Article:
Podcast: Play in new window
| Download (Duration: 1:00:01 — 54.9MB)
In a 2002 interview Patrick McGilligan said of Clint Eastwood, “I think he’s a lazy actor and a lazy director. He’s a great image. This book is about how the image and the reality complement each other. There’s a false morality about Clint, the false morality of his life, which becomes the false morality of his films. It’s a disgusting reality, it’s all right to get revenge and kill people in nasty ways. It’s OK to triumph in comic book fashion over people as long as they’re evil. The message of his films in human and moral terms is that Clint wins, Clint survives, and good triumphs over evil because he’s always defined as good despite how many people he shoots…” For “Mixed Nuts” we talk with McGilligan about Clint Eastwood’s life and look specifically at a few representative films: Dirty Harry, Unforgiven, and American Sniper.
Patrick McGilligan is a film historian and writer. His biography on Alfred Hitchcock, Alfred Hitchcock: A Life in Darkness and Light, was a finalist for the Edgar Award. He is the author of two New York Times Notable Books, and he lives in Milwaukee, Wisconsin. He is also noted for his biography on Clint Eastwood, Clint: The Life and Legend (updated and reissued by O/R Books), which reveals much about Eastwood which his official biography by Richard Schickel left out. In addition to Hitchcock and Eastwood, he has written biographies on Robert Altman, James Cagney, George Cukor, Fritz Lang, Oscar Micheaux, Jack Nicholson, and Nicholas Ray. He is also an editor of Backstory, which features interviews of Hollywood screenwriters and is published by the University of California Press.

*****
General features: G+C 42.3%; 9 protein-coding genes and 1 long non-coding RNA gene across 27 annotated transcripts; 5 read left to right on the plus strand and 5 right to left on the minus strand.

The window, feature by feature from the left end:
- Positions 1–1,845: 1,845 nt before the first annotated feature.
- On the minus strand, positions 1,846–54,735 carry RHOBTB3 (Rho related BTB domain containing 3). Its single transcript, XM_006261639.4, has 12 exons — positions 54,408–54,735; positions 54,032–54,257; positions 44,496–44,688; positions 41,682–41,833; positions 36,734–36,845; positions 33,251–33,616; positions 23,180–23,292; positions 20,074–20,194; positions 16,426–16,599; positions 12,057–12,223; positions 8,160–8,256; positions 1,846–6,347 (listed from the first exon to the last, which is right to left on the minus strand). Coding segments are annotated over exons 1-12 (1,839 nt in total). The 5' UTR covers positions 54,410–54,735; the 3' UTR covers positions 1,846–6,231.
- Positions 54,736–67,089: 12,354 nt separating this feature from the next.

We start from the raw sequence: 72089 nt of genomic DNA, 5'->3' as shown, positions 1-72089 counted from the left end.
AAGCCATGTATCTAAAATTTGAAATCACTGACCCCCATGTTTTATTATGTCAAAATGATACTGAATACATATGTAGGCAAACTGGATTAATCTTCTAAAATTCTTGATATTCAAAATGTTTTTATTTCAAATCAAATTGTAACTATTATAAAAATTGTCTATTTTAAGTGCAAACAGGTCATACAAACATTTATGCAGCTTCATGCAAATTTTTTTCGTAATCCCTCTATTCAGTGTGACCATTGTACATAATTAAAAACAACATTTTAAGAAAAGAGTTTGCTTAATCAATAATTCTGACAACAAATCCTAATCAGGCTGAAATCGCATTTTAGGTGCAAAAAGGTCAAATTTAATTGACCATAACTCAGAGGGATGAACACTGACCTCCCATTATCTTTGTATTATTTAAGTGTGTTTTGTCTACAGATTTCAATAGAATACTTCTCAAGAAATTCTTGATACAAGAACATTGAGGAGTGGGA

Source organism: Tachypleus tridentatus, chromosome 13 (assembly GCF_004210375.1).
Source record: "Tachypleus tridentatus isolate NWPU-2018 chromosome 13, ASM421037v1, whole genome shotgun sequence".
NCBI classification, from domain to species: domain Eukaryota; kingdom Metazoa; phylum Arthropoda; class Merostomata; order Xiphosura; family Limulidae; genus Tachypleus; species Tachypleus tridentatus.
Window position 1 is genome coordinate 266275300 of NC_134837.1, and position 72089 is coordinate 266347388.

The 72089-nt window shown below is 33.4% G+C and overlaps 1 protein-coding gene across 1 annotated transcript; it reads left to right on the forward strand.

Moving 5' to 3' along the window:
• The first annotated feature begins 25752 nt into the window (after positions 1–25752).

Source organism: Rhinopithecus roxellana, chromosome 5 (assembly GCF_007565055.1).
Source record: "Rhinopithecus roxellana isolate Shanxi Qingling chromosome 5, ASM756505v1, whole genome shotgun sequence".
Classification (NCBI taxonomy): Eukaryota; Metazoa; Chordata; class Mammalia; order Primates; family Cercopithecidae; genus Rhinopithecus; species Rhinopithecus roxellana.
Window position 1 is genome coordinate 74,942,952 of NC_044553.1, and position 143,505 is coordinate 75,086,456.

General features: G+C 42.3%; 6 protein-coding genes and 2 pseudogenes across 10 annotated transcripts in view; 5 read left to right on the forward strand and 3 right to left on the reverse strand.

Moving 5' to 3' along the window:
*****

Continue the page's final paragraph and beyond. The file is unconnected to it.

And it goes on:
Clint: The Life and Legend
From the publisher’s website:
With just one syllable, the man is identified: there can only be one Clint, the American lone wolf personified. And now, in the last few years, Clint Eastwood has become the point man for the American conservative movement, known for a certain lecture to an empty chair and his runaway hit “American Sniper.”
When this biography first appeared, it was met with critical praise for its research, and anger on the part of its subject to the point where he sued the author for $10 million: that suit, which resulted in the effective suppression of the book in the United States, was eventually settled without penalty or threat of future reprisal. Now updated and drawing on extensive interviews with intimates, legal documents and behind-the-scenes reportage on the making of his most famous (and obscure) films, Clint: The Life and Legend is, for fans as well as non-fans, the ultimate life story of this corroded pillar of Hollywood.
This update from the original edition encompasses Clint’s personal life since then — divorce, reality television, and Clint’s appearance before the 2012 Republican National Convention — and all his recent films, through to the success and controversy of “American Sniper.”
The Man With No Name BBC 1977 Documentary
At Home with Clint Eastwood (1970)
Occurrences of rape in Clint Eastwood movies
Intro: “Gran Torino” (theme) mixed with “Tumbling Tumbleweeds,” performed by Clint Eastwood
First Break: “Don’t Fence Me In,” performed by Clint Eastwood
Second Break: “Barroom Buddies,” performed by Merle Haggard and Clint Eastwood
Outro: “No Sweater Cheater Than You,” performed by Clint Eastwood
Producer & Host: Doug Storm
Board and Music Engineer: Jonathan Richardson
Executive Producer: Joe Crawford